'If the collector shall deem any appraisement of goods too low, he shall have power to order a reappraisement, either by the principal appraisers, or by three merchants designated by him for that purpose, who shall be citizens of the United States, and cause the duties to be charged accordingly.'
But when may he do this? Clearly but upon the return of the appraisers, and before the collector's fiat that all is 'right,' before, in short, a permit and delivery has been made to the importer. Otherwise, and if the right is unlimited in point of time, innocent vendees into whose hands the goods have passed, may be subjected to an unjust levy.
Again, by the act of Congress last quoted, such new appraisal is to be made 'either by the principal appraisers or by three merchants.' In this case it was done by one appraiser only (Crocker), assisted by an examiner of wool, Bausch, from New York. Consequently, it was not done as the act requires, and was void. If the act of August, 1842, as well as the authorities, did not make it clear that one appraisement, confirmed and acted on, and surrender made of the goods to the importer, is final and conclusive against all parties, yet the entire policy of the revenue acts, sufficiently known without particular citation, which requires prompt action on the part of the importer to have his rights, in case of controversy, settled as against the government before the permit is granted and the property surrendered, demonstrates that nothing is intended to be left for revision or future action. Indeed, any view that should give the collector the right to order reappraisements, except as provided in the act of May 28, 1830, must include the power to exercise such right after duties have been paid and the merchandise distributed for consumption, if haply the collector can find them, as in this case, and of course being unlimited in time, might render the accuracy of such future appraisement wholly precarious.
2. But even if reappraisement, after permit and delivery, was authorized by law, the defects and irregularities of the reappraisement made in this case, are such that it could not be sustained:
I. It was not made as of the date of exportation, viz., the period of the ship's sailing, but is of a period twenty-eight days subsequently.
II. The act of March 3, 1851,*fn6
enacts that the appraisement shall be made as 'of the actual market value or wholesale price thereof in the principal markets of the country from which the same shall have been imported in the United States.' Now the only return of this reappraisement is on the invoice, and is in these words: 'Add, to make market value at Port Elizabeth at date of exportation.' (Then follows the statement of farthings added.) Now, although the court may not judicially know the fact that there are other ports of exportation in the colony of the Cape of Good Hope, and other principal markets of British Eastern Empire, yet the appraisement itself must clearly show that there are none other than Port Elizabeth, or that the appraisement was made in conformity to the statutes, or it is defective.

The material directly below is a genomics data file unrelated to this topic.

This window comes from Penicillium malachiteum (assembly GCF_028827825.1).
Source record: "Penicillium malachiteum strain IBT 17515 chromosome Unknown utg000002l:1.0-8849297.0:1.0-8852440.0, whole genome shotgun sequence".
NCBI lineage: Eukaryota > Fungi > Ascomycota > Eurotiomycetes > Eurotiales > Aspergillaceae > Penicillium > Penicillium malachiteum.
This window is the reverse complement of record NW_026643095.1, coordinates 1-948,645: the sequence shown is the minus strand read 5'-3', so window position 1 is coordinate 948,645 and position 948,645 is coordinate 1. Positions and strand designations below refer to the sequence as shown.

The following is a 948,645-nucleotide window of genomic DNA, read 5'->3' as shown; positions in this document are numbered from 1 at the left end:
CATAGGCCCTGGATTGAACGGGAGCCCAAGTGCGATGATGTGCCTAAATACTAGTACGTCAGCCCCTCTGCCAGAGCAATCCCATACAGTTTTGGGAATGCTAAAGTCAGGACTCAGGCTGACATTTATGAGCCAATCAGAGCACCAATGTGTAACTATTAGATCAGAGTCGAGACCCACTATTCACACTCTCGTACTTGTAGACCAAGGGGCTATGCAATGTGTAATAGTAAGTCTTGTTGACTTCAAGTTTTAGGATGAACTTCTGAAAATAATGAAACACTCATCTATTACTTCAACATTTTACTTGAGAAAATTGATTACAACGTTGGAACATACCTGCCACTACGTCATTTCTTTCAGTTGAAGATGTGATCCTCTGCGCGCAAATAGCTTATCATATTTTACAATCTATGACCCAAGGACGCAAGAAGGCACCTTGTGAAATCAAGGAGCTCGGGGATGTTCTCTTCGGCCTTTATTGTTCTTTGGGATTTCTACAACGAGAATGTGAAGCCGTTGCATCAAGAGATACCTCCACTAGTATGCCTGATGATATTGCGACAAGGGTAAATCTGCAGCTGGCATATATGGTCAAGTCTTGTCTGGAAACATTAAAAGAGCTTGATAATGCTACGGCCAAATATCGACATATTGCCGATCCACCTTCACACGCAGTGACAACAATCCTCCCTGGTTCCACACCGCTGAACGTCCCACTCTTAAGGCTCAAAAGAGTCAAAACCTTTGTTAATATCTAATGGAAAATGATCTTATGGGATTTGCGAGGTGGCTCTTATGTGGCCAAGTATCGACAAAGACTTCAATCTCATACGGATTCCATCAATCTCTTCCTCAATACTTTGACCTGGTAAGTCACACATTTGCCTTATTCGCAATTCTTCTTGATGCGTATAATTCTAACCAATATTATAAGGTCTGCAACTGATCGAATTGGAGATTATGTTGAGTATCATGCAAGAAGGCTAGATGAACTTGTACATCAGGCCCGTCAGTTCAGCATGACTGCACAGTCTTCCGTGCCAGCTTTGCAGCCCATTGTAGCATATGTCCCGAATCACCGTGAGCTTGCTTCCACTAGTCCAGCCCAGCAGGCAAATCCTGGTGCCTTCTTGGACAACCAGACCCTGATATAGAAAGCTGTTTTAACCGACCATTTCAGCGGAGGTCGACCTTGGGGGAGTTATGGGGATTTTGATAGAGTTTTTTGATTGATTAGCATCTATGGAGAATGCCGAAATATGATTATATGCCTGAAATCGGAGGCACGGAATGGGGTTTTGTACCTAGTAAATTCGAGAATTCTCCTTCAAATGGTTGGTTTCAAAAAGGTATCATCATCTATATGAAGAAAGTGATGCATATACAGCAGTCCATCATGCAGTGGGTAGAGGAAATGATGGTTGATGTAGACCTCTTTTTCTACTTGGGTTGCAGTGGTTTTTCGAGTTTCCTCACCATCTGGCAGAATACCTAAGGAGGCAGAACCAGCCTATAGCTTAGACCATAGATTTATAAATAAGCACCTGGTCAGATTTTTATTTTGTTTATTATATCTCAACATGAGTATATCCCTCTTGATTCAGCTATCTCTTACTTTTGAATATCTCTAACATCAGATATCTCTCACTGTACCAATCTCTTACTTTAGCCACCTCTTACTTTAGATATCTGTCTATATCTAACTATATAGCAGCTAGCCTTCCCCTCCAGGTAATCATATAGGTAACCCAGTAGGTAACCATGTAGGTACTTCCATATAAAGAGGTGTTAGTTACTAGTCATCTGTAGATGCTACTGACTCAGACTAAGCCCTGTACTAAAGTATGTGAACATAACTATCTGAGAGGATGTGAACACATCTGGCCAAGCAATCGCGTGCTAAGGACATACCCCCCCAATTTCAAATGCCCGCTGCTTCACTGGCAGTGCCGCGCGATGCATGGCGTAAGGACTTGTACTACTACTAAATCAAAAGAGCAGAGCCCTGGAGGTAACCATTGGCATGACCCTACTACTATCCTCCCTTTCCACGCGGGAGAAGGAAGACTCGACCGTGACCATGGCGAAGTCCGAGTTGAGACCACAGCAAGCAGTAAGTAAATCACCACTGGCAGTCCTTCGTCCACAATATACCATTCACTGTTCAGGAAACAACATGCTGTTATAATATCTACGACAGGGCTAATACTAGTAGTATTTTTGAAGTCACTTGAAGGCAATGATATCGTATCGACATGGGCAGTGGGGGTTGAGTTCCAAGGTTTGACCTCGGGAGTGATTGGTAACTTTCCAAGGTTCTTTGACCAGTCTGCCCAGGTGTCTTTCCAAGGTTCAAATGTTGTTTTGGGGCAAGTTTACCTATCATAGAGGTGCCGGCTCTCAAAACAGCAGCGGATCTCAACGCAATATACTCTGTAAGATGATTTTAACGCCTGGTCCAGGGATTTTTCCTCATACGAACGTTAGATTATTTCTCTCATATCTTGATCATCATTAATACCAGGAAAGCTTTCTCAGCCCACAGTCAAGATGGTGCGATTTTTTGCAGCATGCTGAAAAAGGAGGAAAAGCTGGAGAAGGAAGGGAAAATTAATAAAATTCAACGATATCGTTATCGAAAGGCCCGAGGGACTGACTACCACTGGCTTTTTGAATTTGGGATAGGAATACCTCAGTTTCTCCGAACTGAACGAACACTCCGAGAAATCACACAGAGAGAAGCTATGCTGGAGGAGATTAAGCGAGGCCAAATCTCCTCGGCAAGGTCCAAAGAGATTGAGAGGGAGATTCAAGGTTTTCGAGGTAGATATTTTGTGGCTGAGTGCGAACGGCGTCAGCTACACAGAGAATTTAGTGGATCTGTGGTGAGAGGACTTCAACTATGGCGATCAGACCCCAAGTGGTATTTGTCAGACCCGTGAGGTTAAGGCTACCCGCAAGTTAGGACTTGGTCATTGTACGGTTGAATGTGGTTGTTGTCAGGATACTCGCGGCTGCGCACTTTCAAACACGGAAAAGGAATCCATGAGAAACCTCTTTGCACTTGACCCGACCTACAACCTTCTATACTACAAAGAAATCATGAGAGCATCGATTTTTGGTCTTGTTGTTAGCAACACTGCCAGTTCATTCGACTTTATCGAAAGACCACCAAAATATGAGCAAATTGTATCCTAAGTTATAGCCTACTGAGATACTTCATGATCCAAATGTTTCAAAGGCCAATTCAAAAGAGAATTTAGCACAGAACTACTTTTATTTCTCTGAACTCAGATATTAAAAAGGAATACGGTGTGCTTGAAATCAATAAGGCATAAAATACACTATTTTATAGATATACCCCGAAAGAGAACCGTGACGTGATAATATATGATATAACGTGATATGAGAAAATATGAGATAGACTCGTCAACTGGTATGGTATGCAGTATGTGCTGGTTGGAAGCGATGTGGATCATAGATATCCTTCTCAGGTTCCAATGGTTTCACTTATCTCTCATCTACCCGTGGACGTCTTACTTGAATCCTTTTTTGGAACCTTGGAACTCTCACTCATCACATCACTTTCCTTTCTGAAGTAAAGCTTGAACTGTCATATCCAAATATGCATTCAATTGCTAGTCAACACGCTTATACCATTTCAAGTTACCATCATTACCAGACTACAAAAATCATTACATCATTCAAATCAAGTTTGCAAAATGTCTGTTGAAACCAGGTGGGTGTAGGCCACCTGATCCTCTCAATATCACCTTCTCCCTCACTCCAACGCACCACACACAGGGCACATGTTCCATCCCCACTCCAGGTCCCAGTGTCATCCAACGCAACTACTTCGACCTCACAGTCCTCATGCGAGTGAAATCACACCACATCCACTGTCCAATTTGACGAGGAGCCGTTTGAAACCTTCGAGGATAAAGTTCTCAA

3. Is the plaintiff entitled to redress himself, as he sought below to do, by suit? It will be said on the other side that his remedy was by appeal to 'merchant appraisers,' under the act of 30th August, 1842.*fn7
That statute, indeed, 'provides that, if the importer shall be dissatisfied with the appraisement, . . . the collector shall select two discreet and experienced merchants to examine and appraise.'
But the enactment does not apply to this case. For, if the reappraisement was illegal, then only the original appraisement remains, and from that the importer had no occasion to appeal, since it exempted the goods from duty. Independently of which, parties are not bound, in any case of irregular and improper discharge of their functions by appraisers, to make any appeal whatever, even to merchant appraisers. The law gives an appeal, not to correct irregular proceedings, but to correct, if need be, the errors of judgment or estimates of values committed by the original appraisement. In case of irregularities of conduct, all that is required of the importer is to point them out clearly by protest, and then, if not corrected, and he is compelled to pay the duties, he may at once sue the collector. Burgess v. Converse, in the first circuit,*fn8
is much to this point. Speaking of an appeal to merchant appraisers, Curtis, J., there says: 'I consider the importer entitled to have both proceedings regular, but I do not think he is bound to take an appeal if the government appraisers have not proceeded in conformity with the authority conferred on them by law. In my judgment, he may, and should in such a case, make his protest and stand upon it, as the ground of refusal to pay the increased duty, and in such a case, the collector would not be justified in exacting the increased duty by an illegal assignment. But if he demands a reappraisement, and that is regular, he waives all objections to the first, which is superseded and rendered unimportant by the second.' Mr. Bates, A. G., contra:
1. There must exist, from a necessary respect to the government's rights, a power in the appraiser to review his appraisement, at least, while the goods remain unsold in the importer's hands. Bartlett v. Kane,*fn9
in this court, decides that it does exist. That the collector may direct a reappraisement is obvious from the statute of May 28th, 1830, quoted on the other side.
An appraisement unappealed from is conclusive evidence of the value of the goods. Belcher v. Linn,*fn10